Lifestyle changes and treatment adherence after acute myocardial infarction (MI) are associated with improved prognosis and lower mortality1; however, secondary prevention is still inadequate in many European countries, and the majority of MI patients do not achieve treatment goals.2 In Norway, cardiovascular diseases (CVD) are the most common cause of inpatient hospitalisation.3 Long-standing decrease in MI case fatality over four decades,4 currently as low as 10%,5 leads to increase in the proportion of patients living with coronary heart disease complications.6 One of four acute MI hospitalisations are recurrent events, despite that >90% of all Norwegian MI patients are prescribed medical treatment such as antihypertensive drugs at hospital discharge,7 in accordance with European guidelines. The need for more intensive management of MI patients has previously been highlighted.8–11 Secondary prevention guidelines are gender neutral, and post-MI medications such as antihypertensive drug use have shown similar protection against CVD events in men and women.12 However, a recently published study from the SWEDEHEART registry13 showed that Swedish women were less likely to achieve treatment goals for blood pressure, and a smaller proportion were on beta-blocker or ACE-inhibitor treatment compared with Swedish men. There is a need for gender-specific analysis of post-MI achievement of blood pressure treatment target and antihypertensive medication adherence in the Norwegian population.
We investigated the change in systolic and diastolic blood pressure levels and prevalence of antihypertensive drug use after MI among women and men in a Norwegian prospective cohort study followed in two time periods.
The Tromsø Study9 is an ongoing population-based cohort study in the municipality of Tromsø, Northern Norway. The study includes seven waves of data collection (Tromsø 1: 1974; Tromsø 2: 1979–1980; Tromsø 3: 1986–1987; Tromsø 4: 1994–1995; Tromsø 5: 2001–2002; Tromsø 6: 2007–2008; Tromsø 7: 2015–2016) to which total birth cohorts and representative population samples were invited. Response rates were between 65% and 79%. A total of 45 473 women and men have participated in one or more waves of the study. The participants have given written informed consent.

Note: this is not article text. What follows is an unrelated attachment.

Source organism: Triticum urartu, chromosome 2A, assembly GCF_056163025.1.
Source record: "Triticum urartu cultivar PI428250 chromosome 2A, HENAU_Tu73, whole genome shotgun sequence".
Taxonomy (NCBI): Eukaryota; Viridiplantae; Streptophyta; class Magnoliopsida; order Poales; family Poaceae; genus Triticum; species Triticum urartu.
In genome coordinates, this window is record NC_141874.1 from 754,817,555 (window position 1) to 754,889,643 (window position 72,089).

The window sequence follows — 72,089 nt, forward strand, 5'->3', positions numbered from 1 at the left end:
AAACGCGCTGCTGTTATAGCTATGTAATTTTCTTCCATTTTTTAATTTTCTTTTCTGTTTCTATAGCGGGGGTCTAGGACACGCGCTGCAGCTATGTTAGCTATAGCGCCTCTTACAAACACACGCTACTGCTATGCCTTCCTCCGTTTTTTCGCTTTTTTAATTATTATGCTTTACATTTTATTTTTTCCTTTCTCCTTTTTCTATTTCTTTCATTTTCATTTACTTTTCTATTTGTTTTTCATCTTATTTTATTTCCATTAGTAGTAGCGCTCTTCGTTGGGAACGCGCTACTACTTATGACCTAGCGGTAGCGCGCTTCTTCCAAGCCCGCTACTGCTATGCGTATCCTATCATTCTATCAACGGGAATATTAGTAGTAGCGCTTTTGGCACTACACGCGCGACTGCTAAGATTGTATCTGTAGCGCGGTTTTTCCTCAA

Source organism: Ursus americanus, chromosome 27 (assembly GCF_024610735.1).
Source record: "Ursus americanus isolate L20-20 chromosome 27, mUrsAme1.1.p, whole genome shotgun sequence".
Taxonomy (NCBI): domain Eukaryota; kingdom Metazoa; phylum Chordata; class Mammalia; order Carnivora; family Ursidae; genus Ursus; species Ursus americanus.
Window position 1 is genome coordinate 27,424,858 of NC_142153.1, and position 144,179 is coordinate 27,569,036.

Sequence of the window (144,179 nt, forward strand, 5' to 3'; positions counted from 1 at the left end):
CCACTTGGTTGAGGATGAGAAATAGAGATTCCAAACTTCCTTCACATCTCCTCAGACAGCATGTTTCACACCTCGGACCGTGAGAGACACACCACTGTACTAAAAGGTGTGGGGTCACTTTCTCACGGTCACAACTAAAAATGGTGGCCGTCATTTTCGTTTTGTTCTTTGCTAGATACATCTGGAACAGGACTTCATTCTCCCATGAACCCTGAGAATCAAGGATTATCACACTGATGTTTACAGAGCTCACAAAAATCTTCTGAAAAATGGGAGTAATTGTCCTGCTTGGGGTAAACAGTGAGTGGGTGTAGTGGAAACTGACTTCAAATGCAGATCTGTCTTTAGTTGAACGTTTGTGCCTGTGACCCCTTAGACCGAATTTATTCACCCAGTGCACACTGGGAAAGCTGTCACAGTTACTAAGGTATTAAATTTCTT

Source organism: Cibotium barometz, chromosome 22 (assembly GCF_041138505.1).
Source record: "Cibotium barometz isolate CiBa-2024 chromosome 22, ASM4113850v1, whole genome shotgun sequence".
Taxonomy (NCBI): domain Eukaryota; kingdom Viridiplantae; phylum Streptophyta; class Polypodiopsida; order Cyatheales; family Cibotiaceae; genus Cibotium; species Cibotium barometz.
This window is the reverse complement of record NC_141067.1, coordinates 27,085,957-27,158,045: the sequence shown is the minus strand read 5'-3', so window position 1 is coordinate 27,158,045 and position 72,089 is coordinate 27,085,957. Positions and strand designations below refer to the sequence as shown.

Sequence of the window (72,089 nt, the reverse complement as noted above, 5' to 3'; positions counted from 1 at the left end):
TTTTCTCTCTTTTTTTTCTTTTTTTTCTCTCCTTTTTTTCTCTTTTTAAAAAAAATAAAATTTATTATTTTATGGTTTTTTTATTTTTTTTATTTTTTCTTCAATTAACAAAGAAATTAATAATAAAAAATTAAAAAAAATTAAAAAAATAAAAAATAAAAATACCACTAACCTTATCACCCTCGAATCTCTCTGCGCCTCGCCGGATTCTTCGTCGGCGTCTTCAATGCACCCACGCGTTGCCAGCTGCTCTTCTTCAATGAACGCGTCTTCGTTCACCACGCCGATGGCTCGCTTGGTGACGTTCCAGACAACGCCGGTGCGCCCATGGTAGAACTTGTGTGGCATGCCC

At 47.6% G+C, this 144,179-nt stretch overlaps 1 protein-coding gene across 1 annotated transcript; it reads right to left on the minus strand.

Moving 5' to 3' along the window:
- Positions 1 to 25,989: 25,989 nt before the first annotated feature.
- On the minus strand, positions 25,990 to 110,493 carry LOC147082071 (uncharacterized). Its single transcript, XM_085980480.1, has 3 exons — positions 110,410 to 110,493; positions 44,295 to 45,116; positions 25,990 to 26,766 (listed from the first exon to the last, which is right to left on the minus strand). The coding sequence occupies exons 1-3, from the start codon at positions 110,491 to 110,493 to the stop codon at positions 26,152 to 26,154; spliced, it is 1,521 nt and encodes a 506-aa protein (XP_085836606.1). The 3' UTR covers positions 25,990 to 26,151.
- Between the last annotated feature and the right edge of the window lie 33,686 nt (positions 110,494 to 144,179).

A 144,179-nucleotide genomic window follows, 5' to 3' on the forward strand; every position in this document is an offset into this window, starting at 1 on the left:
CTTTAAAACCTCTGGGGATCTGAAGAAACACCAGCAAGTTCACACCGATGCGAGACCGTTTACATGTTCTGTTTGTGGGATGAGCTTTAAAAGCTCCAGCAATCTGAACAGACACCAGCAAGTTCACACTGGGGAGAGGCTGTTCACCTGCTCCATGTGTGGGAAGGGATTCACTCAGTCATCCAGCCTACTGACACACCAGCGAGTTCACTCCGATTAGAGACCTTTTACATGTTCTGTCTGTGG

The present analyses include two cohorts. This allows comparison with coinciding EUROASPIRE studies from the same time periods. The basis for the first cohort were all Tromsø 4 participants with no prevalent MI aged 25–74 in 1994 (n=24 984), of whom 10 154 also attended Tromsø 6 and formed cohort I. The basis for the second cohort were all Tromsø 6 participants with no prevalent MI aged 32–87 years in 2007 (n=12 358), and 8604 of these also attended Tromsø 7 and formed cohort II. We excluded subjects who did not consent to research (n=1) or did not have valid blood pressure measurements in Tromsø 4–6 (n=65) or Tromsø 6–7 (n=61), leaving 10 089 participants (55% women) in cohort I with baseline 1994–1995, and 8543 participants (55% women) in cohort II with baseline 2007–2008, to be followed for first-ever MI up to the next screening in 2007–2008 or 2015–2016, respectively. Among these, 396 participants (33% women) had a first-ever MI during 1994–2008 (MI-cohort I) and 131 participants (34% women) had a first-ever MI during 2007–2016 (MI-cohort II). To allow for change in risk factors, participants with an MI <3 months prior to their second screening were not included MI cohort I. Due to lack of validated MI endpoints after 2013, in MI-cohort II, participants with an MI <2 years before their second screening were not included in MI-cohort II. Among the 24 984 participants of the original Tromsø 4 invited to the Tromsø 6, 906 experienced a first-ever MI before 2008 and survived for at least 30 days, that is, 510 participants with MI from the original cohort did not attend the second screening. Of these, 65% were not invited to Tromsø 6 (due to emigration (13%), mortality (33%) or not in the random sample invited to Tromsø 6 (20%)). Similarly, among the 12 358 participants of the original Tromsø 6, 235 experienced a first-ever MI before 2014 and survived for at least 30 days, that is, 104 participants with MI from the original cohort did not attend the second screening. Of these, 43% were not invited to Tromsø 7 (due to emigration (10%) or mortality (33%)). The non-attendees were older, had a higher systolic blood pressure and were more likely to be smokers than those who attended both waves (online supplementary table 1).